A small country house hotel in the charming village Beaulieu the Montagu Arms is a just a short cycle ride or drive from Brockenhurst, an ideal jumping off point for a tour of the New Forest. With open fires and wood paneling inside and a terrace bar and pretty kitchen gardens outside, the surroundings promise plenty of character no matter which month you visit. Add in the promise of a stunning supper and charming bedrooms and you’ve got the perfect recipe for post-walking or cycling pampering.
The hotel’s Terrace restaurant has retained its Michelin star since 2009 and, under chef Matthew Tomkinson, the kitchen focuses on seasonal dishes that are prettily presented and cooked with precision.
In a dining room that whispers classic French style (the butter is served on marble slabs and the wine list comes with a contents list), we started with fragrant spiced scallops. Caramelised and plump, delicately seasoned and perched on a bed of smooth cauliflower puree, alongside matchsticks of tart apple and a fragrant cumin veloute, the dish was as pleasing to look at as it was to eat. The second starter, a seasonal terrine of rabbit and black pudding, was just as big a hit. Served with a punchy celeriac remoulade, the terrine was accompanied by a rich rabbit liver pate and breaded, deep-fried rabbit ‘bon bon’, every bite a different texture.
A main course of turbot came with a mixture of buttery mushrooms, a creamy pearl barley risotto and an intense cep sauce, cut through by a bitter charred chicory garnish. Roast Cornish lamb came with a wild garlic puree, whipped salty goat’s cheese, and fluffy, cotton candy-like slow-cooked lamb shoulder with glazed potatoes. Each dish was a gorgeously balanced mix of salty and sweet, texture and colour. Portions were generous, too, so make sure you save room for dessert, or cheese.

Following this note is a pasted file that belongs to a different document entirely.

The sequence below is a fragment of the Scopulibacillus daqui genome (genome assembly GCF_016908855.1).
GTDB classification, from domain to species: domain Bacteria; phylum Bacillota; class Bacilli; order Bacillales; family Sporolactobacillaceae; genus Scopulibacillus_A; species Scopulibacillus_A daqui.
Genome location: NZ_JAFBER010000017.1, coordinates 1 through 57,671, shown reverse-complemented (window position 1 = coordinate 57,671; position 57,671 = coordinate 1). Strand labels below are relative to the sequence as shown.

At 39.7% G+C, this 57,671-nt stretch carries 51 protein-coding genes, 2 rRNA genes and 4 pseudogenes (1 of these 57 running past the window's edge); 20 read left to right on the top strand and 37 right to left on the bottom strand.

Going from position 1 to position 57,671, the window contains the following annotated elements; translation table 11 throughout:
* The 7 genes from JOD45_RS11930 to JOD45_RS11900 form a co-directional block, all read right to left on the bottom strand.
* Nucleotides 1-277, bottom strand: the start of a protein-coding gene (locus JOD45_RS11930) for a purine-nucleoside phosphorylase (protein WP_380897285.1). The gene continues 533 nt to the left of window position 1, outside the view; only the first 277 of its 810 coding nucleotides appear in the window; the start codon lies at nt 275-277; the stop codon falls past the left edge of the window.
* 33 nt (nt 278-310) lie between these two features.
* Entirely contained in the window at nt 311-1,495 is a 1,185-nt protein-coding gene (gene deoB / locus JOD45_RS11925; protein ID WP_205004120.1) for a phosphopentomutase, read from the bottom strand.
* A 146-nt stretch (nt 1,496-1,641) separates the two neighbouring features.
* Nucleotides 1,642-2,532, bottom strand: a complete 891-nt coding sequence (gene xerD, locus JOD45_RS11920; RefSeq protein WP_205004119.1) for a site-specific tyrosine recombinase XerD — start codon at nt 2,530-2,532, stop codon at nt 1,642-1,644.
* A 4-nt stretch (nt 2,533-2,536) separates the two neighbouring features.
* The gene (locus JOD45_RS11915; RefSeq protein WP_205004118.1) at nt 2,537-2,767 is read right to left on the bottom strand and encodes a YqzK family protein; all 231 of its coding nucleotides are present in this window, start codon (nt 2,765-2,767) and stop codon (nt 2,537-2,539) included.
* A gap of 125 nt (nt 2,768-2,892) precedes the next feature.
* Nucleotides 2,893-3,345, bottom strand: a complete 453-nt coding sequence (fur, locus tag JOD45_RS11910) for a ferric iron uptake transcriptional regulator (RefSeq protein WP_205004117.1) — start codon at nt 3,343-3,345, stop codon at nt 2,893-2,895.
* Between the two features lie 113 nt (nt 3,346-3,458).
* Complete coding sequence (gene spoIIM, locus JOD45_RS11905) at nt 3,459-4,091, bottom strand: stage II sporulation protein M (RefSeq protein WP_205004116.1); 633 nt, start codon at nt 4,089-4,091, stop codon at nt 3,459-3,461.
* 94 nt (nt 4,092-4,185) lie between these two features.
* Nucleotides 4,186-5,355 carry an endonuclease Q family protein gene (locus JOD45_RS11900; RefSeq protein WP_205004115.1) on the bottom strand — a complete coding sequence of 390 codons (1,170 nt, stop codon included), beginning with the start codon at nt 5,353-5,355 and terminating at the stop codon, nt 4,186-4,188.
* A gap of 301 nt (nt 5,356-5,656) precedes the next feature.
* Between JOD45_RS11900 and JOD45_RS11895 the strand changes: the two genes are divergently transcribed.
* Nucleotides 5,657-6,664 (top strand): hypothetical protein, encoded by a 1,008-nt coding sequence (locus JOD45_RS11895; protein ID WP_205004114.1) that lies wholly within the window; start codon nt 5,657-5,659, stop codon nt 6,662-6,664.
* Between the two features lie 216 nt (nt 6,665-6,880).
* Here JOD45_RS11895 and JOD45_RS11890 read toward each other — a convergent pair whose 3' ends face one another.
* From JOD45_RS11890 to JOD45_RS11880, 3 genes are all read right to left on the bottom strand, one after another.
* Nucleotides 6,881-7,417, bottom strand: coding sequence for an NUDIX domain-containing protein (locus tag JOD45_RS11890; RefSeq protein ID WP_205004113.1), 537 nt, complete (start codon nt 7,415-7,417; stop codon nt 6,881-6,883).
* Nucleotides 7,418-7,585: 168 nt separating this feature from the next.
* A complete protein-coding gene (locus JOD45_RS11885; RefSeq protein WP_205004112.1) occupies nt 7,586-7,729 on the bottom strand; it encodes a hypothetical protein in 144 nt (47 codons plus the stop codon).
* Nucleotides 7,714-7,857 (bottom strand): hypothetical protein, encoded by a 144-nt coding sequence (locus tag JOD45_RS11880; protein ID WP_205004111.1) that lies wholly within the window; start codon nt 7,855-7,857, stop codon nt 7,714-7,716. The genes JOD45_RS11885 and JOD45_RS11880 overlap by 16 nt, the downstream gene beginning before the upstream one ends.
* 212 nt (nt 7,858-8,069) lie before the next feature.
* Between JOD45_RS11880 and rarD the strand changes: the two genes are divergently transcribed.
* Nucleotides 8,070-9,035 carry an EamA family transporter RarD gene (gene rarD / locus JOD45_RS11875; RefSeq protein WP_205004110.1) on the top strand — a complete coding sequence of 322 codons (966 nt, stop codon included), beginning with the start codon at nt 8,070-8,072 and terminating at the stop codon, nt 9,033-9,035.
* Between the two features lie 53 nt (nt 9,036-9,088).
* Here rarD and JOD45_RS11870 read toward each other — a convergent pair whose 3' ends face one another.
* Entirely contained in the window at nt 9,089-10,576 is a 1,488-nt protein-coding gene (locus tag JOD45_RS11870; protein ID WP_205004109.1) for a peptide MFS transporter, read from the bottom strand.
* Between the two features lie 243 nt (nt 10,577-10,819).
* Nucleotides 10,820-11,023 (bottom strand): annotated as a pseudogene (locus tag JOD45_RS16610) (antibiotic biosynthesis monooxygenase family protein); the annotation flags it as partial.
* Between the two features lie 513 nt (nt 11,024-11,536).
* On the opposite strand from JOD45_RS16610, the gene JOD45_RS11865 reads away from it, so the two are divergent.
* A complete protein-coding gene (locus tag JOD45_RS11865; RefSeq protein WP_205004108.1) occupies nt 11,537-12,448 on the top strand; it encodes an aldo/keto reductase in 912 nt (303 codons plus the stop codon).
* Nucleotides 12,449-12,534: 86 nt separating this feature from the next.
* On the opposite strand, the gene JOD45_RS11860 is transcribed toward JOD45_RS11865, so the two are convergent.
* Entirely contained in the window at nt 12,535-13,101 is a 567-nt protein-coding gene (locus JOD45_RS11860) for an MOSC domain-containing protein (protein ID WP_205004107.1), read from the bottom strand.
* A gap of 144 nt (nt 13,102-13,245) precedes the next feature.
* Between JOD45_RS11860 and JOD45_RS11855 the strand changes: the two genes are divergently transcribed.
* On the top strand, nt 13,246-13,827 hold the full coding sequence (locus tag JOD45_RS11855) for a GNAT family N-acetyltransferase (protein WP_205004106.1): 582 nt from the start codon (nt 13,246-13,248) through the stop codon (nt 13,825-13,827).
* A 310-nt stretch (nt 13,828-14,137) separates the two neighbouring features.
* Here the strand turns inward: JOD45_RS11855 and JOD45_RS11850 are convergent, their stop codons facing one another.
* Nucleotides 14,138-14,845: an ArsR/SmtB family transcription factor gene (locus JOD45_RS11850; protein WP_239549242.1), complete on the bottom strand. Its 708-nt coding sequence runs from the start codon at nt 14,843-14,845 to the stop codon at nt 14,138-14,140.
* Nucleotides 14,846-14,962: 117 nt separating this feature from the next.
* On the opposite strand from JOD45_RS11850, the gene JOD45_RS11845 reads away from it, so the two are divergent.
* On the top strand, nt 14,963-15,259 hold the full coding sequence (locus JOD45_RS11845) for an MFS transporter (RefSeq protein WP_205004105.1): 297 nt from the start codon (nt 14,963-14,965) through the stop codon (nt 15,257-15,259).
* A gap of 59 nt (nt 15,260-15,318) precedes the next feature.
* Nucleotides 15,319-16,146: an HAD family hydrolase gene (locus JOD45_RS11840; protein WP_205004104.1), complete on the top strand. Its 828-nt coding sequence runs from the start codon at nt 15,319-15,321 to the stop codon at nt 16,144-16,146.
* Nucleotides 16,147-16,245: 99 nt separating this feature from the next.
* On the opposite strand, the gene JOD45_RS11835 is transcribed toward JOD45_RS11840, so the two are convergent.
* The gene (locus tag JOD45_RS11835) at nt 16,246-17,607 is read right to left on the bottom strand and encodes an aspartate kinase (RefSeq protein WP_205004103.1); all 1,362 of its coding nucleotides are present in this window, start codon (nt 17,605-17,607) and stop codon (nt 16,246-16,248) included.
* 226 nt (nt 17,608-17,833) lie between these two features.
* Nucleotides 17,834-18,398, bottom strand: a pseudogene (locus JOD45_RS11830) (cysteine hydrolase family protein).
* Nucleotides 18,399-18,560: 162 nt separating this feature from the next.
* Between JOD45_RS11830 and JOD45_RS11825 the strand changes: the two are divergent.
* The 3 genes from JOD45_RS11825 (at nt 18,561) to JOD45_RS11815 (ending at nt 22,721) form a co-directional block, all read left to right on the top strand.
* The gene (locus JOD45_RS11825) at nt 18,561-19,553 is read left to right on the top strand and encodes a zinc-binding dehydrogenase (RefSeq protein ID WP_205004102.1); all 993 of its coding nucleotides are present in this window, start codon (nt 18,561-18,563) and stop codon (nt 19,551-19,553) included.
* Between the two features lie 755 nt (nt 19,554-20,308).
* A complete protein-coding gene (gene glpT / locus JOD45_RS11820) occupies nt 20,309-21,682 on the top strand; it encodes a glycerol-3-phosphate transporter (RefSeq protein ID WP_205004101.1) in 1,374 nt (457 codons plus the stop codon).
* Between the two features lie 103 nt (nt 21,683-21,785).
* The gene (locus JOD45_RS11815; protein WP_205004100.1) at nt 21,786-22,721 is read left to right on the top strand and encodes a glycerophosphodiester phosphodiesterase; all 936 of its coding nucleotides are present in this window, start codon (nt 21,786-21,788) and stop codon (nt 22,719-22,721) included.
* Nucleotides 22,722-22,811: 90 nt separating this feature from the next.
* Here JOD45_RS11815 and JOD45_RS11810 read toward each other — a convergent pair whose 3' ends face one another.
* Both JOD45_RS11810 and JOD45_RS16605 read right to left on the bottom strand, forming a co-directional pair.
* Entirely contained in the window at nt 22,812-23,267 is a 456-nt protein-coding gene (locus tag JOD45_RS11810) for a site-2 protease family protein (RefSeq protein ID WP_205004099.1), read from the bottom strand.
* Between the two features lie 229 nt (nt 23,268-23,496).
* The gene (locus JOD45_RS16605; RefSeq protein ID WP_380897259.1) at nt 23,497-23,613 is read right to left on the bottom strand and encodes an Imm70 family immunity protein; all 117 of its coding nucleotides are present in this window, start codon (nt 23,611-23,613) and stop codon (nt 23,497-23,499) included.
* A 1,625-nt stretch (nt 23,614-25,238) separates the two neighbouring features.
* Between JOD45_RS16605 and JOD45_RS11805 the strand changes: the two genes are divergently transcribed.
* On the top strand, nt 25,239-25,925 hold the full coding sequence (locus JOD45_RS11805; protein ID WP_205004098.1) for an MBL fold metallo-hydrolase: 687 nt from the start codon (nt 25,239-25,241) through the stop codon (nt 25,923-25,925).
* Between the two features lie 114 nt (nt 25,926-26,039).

We shared a classic fondant, filled with buttery salted caramel and a little crème fraiche, before making headway with an impressive cheese trolley. So vast it needs wheeling to your table (we counted a hefty 15 British and French cheeses!), the trolley’s selection of blue, hard, soft, goat and strong cheeses are tiered by strength and pungency and explained in exceptional detail while you try to make your decision.
The wine list is huge, so you’re sure to find something you like. There’s a definite French influence, and a welcome tendency towards sustainability, and organic production. We asked the sommelier to pair wines to our mains, and found a Riesling and Pinot Noir ideal matches for our turbot and lamb dishes.
Bedrooms stick to a tried and tested English country house theme, with floral wallpaper and curtains, white-painted furniture and pastel sofas. The hotel is proud of its rather old-fashioned sense of style and, while some guests might not appreciate the slightly dated feel, others feel it’s in keeping with the setting. Our room (room 6) was very comfortable, if a little on the cosy side, but it suited our quick weekend stop-off just fine.
The first meal of the day is approached with as much care as the dinner menus. A breakfast menu included thick cut, smoked bacon and sausage from Ponhead farm, eggs from the hotel’s own hens, crumbly, freshly baked pastries and delicately flaky smoked haddock – the perfect start to a day of cycling or walking. Service was polite and friendly, too. Coffee and juice were kept topped up and any questions about the menu were answered enthusiastically.
Double rooms at the Montagu Arms start from £219, b&b (montaguarmshotel.co.uk). Three-course dinner at the Terrace from £75pp.
Written by Anna Glover, May 2016
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